Many have probably forgotten this bit of information, but Feldman was actually the Rangers Opening Day starter the World Series year of 2010. After a horrendous ’10 season, Feldman earned the reputation of a pitcher who could not get anyone out. Due to various injuries to the starting rotation in 2012, Feldman actually started 21 games and yielded a dreadful 5.09 ERA. However, Feldman’s xFIP was 3.87 and he still produced an fWAR of 2.3. The Rangers chose not to re-sign Feldman last offseason, but Feldman still signed a 1 year, $6 million dollar deal with the Cubs. Feldman pitched effectively for Chicago, and was traded in July to Baltimore. For those dubious of xFIP’s predictive value, Feldman’s ERA in ’13 was 3.86. The former Ranger great’s combined xFIP in ’13 was 3.96. With Feldman turning only 31 in February, one would not be surprised to see him land a multi-year deal.
With the rather precarious injury situation involving Matt Harrison, I would not be opposed to the Rangers signing one of these pitchers, in particular Haren or Hernandez. Signing a Haren or Hernandez is the kind of shrewd move an astute front office makes as adding either should still allow the team to allocate their resources towards improving the offense. If the team decides to go with what they currently have, a pitcher who could provide good value is Nick Tepesch, whose xFIP was 3.82 and ground ball rate was 47.3% in ’13. Tepesch also struck out 18.7% of the batters he faced and walked only 6.6%.
I did not want to write an entire piece in regards to CJ Edwards, but a huge congratulations to the former Ranger farm hand for being named the MiLB.com pitcher of the year. Just to clarify, this award does not mean Edwards is the top pitching prospect in the minor leagues, but the fact the former 48th round draft choice could even be considered for the award is quite remarkable.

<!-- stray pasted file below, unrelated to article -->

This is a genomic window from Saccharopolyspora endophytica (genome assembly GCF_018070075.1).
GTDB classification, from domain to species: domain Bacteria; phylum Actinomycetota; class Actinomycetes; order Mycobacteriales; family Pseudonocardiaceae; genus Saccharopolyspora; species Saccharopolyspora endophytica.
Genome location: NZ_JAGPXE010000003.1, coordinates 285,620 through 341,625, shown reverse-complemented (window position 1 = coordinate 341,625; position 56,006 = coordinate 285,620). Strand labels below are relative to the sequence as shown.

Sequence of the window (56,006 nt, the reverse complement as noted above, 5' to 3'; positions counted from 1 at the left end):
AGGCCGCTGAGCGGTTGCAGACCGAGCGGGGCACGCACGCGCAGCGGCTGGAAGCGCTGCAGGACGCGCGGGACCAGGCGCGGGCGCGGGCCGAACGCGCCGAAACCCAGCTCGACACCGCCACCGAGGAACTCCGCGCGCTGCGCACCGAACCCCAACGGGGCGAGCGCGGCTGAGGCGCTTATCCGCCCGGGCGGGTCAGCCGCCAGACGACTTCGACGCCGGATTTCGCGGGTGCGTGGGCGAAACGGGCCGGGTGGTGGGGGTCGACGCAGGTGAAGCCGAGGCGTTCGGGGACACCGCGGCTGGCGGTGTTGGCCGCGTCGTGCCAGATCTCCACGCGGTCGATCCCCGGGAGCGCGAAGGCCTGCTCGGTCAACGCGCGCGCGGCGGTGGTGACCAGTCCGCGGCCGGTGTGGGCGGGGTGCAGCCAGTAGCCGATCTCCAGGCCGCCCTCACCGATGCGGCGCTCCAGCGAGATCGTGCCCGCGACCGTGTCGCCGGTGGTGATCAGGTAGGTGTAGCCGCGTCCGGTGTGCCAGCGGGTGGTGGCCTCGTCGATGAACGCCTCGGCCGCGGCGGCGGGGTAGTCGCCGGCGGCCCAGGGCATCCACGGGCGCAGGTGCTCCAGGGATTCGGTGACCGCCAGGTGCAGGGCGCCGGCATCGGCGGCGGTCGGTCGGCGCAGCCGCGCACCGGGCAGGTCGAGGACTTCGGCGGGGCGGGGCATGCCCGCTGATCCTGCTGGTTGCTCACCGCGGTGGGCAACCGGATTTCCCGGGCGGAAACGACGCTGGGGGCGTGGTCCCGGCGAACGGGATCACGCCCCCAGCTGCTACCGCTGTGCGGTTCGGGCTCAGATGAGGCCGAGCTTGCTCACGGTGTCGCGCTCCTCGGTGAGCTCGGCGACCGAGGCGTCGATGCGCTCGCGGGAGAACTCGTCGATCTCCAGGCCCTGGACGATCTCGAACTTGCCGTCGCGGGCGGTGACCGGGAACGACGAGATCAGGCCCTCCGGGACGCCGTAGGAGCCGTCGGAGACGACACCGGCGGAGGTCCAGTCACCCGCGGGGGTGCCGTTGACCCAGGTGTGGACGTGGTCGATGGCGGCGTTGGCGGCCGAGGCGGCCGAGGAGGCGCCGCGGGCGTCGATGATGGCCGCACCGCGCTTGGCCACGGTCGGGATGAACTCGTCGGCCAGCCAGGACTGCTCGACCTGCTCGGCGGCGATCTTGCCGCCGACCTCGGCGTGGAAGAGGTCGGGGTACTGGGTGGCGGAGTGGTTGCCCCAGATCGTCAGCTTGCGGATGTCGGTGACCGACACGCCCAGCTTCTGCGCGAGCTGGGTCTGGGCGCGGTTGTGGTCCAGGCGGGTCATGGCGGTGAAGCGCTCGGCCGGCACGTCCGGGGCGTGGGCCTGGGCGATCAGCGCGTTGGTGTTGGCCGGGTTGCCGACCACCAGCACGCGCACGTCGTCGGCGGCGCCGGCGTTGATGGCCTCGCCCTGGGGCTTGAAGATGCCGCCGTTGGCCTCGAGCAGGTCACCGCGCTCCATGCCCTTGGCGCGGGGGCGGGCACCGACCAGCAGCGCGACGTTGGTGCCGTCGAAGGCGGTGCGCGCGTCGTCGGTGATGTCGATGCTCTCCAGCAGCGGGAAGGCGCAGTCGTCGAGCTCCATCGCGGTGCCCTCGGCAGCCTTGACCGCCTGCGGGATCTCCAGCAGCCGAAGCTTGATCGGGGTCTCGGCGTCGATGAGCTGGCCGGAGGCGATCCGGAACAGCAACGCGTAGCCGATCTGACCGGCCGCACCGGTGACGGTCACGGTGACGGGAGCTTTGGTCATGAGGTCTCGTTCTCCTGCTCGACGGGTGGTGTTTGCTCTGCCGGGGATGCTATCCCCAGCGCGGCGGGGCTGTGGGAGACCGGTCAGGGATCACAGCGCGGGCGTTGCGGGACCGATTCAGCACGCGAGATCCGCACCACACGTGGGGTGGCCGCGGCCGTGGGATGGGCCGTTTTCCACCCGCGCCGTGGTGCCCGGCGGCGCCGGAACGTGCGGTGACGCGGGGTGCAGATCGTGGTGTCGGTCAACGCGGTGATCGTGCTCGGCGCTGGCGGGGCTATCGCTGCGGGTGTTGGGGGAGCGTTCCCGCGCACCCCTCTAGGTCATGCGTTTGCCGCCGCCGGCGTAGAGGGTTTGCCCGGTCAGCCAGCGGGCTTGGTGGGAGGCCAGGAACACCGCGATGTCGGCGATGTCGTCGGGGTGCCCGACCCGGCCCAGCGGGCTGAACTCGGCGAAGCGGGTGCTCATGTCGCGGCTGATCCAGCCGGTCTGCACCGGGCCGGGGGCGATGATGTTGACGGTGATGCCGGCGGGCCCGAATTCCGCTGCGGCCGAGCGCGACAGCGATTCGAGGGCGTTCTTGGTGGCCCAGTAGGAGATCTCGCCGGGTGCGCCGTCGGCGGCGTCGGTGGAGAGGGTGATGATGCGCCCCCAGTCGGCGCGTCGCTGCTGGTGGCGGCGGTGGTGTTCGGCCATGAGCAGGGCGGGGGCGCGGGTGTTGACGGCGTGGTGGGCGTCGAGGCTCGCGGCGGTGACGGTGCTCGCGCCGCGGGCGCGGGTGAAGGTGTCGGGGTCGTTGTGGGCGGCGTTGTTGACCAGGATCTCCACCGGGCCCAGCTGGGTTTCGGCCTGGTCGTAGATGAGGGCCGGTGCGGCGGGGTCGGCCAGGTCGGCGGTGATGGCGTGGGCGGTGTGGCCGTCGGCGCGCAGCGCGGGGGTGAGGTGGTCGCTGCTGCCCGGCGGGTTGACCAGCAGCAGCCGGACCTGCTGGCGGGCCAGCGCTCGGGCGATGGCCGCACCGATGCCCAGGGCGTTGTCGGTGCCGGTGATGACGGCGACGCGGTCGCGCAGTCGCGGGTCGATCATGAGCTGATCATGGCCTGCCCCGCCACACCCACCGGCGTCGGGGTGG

While I am aware some Ranger fans are upset Edwards is no longer in the organization, I will remind you Edwards has never thrown one pitch in AA. The second most substantial jump in professional baseball behind going from AAA to the majors, is moving from High-A to AA. Pitchers are not really very reliable to begin with, but projecting a pitcher in the low minors is even more difficult. Edwards has legit stuff, but many question if his 6’2” 155 pound body is capable of handling a lot of innings.
One truly is rooting for Edwards to succeed as a former 48th round draft pick advancing to the major leagues would only bolster the already sterling reputation of the Rangers scouting department. While it is unfortunate Edwards is no longer in the Rangers system, remember flags do fly forever, and general manager Jon Daniels did what he felt could help win one by including Edwards in the trade to acquire Matt Garza. General managers sometimes have to take calculated risks to try to improve the big league club. Garza was the top arm available at the trade deadline, and the going rate for starting pitching was quite substantial. Had the club not suffered a litany of injuries to starting pitchers, Edwards is probably still in the organization, but it what it is. Anyways, congrats again, Mr. Edwards.